Over the next few months I would like to share with you some ideas that come from my most recent book, The Empowering Leader: 12 Values to Supercharge Your Leadership, which I co-authored with Stephen Sokolow (Rowman and Littlefield, 2017). The idea behind the book is that whether you are a leader, a teacher, a parent, or even a friend, the most important thing you can do is find ways of helping others become their best selves. A couple months ago I shared the idea of using your own unique gifts and talents to bring out the best in others. This month I would like to share some of the ideas that revolve around manifesting our intentions. Put more simply, how do you, like Captain Picard in Star Trek, “make it so” in your organization or your life?
When you come right to it, intention is the framework for creating reality. Even before you create a plan, you must have an intention. When you send out your intentions to the universe or even to those around you, it creates a sense of energy. It is like a stone skipping across a pond. Each time the stone touches the water, it creates a series of ever-expanding concentric circles. But most of us don’t fully appreciate the power of intention, and because we have so many things in our life that we want to do, our intention gets muddled and loses its power.
Behind our goals lies our intention. Our goal may be to lose weight, but our intention is to be healthy and perhaps even attractive. The intention is that which underlies the movement towards action. It is important to understand that intention towards helping others is the most powerful kind of intention we can have. Helping ourselves only helps one person; helping others makes the world a better place. And empowering others is the most important thing you can do for another person.
You start your intention with a thought. Thoughts are the “Energizer Bunnies” of our beings. But thoughts aren’t simply private musings. Once you think something, it goes out beyond you. If you get up in the morning and are in a bad mood, you might think the thoughts you are having are private, but everyone around you gets the message that you aren’t in a good place. Your thoughts manifest themselves in the real world.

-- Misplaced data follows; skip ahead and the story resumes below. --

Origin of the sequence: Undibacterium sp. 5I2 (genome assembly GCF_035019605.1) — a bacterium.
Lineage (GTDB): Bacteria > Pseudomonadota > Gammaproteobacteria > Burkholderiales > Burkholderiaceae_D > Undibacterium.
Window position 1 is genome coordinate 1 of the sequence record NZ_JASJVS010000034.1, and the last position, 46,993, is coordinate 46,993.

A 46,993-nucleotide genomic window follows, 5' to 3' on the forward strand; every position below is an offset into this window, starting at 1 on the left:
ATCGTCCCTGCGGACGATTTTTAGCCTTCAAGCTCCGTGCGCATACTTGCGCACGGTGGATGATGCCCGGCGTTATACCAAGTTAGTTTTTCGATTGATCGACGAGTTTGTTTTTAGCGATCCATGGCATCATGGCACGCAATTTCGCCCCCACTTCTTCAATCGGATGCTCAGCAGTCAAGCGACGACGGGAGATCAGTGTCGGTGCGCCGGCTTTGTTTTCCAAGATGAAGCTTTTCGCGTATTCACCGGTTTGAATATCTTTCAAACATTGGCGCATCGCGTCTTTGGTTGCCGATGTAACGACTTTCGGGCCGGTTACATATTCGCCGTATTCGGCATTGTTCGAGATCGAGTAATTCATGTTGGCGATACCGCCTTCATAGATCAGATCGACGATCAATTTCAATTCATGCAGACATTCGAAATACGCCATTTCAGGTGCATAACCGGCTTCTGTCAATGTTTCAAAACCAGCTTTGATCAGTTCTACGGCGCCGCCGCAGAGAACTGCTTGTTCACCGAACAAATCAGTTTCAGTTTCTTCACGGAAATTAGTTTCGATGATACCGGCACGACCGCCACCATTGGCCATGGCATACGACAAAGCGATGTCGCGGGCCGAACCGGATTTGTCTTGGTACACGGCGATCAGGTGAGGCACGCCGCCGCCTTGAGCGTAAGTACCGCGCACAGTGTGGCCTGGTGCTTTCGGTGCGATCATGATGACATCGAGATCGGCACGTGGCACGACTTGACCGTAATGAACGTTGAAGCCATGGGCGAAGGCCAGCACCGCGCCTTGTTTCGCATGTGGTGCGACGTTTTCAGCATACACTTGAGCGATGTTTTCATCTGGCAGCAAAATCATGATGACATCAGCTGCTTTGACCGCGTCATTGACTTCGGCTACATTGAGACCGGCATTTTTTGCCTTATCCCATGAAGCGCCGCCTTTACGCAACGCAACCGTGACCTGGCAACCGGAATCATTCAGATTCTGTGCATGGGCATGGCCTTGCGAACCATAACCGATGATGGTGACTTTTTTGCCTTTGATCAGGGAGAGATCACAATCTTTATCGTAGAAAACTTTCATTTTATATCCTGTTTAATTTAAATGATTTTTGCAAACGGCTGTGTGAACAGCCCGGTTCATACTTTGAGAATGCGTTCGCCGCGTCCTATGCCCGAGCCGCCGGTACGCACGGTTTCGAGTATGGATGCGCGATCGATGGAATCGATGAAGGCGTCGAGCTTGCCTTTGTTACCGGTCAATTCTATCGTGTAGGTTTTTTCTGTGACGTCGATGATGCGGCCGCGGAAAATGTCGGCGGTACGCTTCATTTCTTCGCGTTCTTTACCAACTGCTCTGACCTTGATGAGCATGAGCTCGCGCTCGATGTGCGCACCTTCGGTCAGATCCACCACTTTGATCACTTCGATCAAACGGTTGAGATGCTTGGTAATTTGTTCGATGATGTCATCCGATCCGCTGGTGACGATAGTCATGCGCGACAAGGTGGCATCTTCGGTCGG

But you must go beyond merely thinking. Writing and speaking your intention acts like an accelerant for it. It takes the thought and puts it into concrete terms. It becomes a clear sharing of what you hope to see happen. When you share your intention through words, it puts more power behind it and also enlists others in seeing the intention into reality.
It is critical that you align your thoughts, words, and actions. We hear the word integrity a lot. What does it mean? Quite simply, integrity means integration. You have integrated your thoughts, your words, and your actions. We are all too familiar with leaders who speak one way but act another. No one takes them seriously because they lack integrity. So, as your intention is shared you have to make certain that your actions align with that intention. If your intention is to get healthy by losing weight, but if you are constantly sneaking sweets into your diet, you haven’t integrated your thoughts with your deeds.
When your intention is powerful (and powerful intentions tend to benefit others), people are drawn to helping you. You are enlisting others in the action. As you remain clear on what you want to see happen and where you want to see others go, it clarifies for others what they must do. As you gain consistency in your actions, this creates clarity.
It is crucial for all of us to have a sense of foreground and background. I call it “bi-focal” vision. You have to see what is up close and recognize the things right under your feet that might trip you up. But you also need to have a sense of the distant picture because that frames what you are doing. It also allows you to see the place you are going. It is important for leaders in any arena to understand that they should be windows for the organization as well as mirrors. Mirrors are useful in letting you reflect on what is happening. But windows allows you to see in both directions. You can look inside and outside.
It is important to remember that you have to use attention to manifest intention. You have to draw people’s eyes to what is hoped for. Think of the historic town crier who would walk through the town bellowing out the news. His intention was sharing the news, but by yelling it out loud, he was able to draw attention to it, which allowed others to focus on what he was sharing. Good leaders, in any form, draw attention to the work.
Manifesting intention requires you to marshal all your energy towards the ultimate goal. You have to enlist others in the work. That means you need to have developed positive relationships and connections. You have to persevere and maintain your commitment over time. All of us would probably like to be rich, but that won’t happen by singing a few bars of “Wouldn’t it Be Nice?” or by buying a lottery ticket. Whatever you want to see happen in your life and in the lives of those around you, you must create a powerful intention and use all your resources to make it so.